When acquiring a new set of wheels, it is important to determine not only how to insure it, but when.
You shopped around, have taken the drive and determined you actually want a specific car. If your new car is to be financed, the finance institution will insist you take out insurance as a matter of course. Technically, a financed car belongs to the finance institution until it is fully paid off, only then does it really become yours, and it simply wants to insure its assets.
If you buy cash, the onus is on you to insure the car personally. It is important to do this before you take delivery of the car, because from the moment the keys are handed over from seller to buyer, the onus of responsibility for overall ownership, finance, insurance, fines and any legal liability falls on the new owner.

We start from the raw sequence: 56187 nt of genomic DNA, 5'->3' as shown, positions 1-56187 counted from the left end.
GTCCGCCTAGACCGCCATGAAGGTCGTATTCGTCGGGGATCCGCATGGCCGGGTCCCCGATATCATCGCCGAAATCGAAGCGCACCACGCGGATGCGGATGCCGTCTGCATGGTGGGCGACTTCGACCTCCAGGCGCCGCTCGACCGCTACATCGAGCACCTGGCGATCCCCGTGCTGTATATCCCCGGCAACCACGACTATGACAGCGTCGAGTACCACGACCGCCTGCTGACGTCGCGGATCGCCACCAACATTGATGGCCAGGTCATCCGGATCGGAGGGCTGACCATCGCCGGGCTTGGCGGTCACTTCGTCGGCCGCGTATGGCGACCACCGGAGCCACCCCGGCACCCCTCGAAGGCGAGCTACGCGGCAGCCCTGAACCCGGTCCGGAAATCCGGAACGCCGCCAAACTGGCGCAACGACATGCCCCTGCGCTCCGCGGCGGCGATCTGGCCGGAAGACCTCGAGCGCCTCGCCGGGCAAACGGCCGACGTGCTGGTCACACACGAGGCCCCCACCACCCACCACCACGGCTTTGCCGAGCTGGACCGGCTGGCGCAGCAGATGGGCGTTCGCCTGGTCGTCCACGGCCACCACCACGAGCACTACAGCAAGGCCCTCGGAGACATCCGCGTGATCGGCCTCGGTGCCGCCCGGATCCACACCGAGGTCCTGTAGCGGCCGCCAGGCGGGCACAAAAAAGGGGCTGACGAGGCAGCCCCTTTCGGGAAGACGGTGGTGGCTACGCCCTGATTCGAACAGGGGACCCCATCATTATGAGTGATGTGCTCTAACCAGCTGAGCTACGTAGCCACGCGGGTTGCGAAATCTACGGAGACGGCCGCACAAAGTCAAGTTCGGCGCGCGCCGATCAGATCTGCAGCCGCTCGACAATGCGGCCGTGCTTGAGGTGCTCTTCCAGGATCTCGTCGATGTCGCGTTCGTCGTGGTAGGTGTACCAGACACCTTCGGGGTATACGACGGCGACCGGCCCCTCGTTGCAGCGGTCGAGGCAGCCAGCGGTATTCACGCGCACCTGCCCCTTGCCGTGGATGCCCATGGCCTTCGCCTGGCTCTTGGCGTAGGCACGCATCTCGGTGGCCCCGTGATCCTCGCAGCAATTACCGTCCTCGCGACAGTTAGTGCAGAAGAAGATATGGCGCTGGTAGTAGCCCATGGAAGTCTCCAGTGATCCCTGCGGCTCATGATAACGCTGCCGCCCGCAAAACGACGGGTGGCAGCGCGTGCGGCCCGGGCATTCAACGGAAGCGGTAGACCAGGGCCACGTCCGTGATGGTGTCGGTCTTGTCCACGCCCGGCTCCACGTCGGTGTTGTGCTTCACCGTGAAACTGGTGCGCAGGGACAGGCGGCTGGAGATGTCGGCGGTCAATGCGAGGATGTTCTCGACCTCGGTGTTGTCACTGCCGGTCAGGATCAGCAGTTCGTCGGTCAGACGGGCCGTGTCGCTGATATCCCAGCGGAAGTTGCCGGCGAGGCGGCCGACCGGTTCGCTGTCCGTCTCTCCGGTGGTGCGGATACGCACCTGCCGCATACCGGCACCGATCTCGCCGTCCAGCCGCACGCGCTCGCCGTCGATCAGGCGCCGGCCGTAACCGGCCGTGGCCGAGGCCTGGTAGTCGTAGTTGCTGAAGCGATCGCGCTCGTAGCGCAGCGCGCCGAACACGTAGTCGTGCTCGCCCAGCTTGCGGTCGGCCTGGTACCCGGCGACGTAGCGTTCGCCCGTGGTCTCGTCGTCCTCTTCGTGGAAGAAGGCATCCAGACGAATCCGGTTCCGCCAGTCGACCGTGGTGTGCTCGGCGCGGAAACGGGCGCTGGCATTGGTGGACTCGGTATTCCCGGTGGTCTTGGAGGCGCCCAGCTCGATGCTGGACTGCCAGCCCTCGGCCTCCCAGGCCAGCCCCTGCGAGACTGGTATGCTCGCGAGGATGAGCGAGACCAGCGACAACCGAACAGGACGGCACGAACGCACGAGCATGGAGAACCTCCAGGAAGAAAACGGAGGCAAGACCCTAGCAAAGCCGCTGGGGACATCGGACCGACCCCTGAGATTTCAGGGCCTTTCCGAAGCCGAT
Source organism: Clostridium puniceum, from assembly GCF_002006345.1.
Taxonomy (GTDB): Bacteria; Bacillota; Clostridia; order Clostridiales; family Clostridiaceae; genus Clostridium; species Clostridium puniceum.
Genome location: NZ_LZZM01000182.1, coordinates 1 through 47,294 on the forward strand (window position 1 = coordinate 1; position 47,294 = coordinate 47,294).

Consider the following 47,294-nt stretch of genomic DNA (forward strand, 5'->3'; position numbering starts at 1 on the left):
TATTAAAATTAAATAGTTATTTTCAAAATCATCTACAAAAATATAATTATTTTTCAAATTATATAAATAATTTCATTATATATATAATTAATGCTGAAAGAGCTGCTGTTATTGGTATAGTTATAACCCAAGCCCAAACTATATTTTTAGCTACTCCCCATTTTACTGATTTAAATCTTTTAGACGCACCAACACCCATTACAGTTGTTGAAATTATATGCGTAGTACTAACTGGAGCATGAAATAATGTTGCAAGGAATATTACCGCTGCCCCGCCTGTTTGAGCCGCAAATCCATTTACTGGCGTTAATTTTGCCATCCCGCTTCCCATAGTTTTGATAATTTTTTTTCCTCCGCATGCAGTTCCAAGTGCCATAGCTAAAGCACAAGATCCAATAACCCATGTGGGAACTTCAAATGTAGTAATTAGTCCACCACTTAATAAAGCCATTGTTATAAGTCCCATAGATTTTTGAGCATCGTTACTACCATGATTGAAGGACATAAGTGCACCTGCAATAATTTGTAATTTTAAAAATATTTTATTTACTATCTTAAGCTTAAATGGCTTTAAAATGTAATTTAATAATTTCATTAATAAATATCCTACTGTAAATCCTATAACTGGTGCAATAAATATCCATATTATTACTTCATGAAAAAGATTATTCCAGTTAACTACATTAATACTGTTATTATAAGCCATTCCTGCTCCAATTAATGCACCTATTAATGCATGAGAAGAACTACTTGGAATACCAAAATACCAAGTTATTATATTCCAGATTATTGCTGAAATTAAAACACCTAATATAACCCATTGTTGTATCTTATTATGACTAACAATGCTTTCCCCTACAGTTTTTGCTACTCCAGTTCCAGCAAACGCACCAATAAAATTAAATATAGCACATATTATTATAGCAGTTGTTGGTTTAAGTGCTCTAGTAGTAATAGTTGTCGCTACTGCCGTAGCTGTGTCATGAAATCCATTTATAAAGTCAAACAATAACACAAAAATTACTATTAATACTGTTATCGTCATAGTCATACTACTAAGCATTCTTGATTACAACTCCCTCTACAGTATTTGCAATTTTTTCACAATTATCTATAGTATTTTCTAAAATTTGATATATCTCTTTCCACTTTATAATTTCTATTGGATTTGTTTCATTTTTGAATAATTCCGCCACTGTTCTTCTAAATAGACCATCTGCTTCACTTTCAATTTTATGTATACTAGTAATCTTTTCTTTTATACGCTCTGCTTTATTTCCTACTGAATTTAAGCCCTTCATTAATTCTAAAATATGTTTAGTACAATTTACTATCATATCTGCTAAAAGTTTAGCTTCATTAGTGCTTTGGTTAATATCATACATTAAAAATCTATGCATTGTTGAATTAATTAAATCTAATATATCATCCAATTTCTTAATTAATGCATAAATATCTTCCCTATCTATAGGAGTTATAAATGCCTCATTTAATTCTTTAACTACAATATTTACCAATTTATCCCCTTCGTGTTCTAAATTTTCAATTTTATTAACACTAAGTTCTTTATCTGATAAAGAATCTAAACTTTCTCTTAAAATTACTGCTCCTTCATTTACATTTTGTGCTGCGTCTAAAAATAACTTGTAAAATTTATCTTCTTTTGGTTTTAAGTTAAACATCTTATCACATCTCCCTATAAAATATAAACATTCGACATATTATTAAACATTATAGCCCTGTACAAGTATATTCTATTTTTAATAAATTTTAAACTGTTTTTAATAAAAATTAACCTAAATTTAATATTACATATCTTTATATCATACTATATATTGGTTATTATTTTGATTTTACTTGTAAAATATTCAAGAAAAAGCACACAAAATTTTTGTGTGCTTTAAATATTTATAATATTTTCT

If one person sells a car on Day X but a week later on Day Y the new owner is involved in any kind of accident or incurs a huge speeding fine, the previous owner cannot be held liable for insurance repairs, paying the fine, or continued payment of finance instalments should the car not yet be registered in the name of the new owner.
That is why you should arrange for upfront insurance. Inform your insurer of the date and time you are collecting your new car, ask for confirmation that it is covered. An insurer will provide temporary insurance on a car even without its final registration number or you having paid the first premium, provided you submit other vehicle detail such as model, year and VIN. It will only make the insurance formal once you have registered the car in your name and obtained a new registration number. Insurers do this to alleviate the risk of you having a financial outlay should you be involved in an accident around the corner from where you picked up your new car.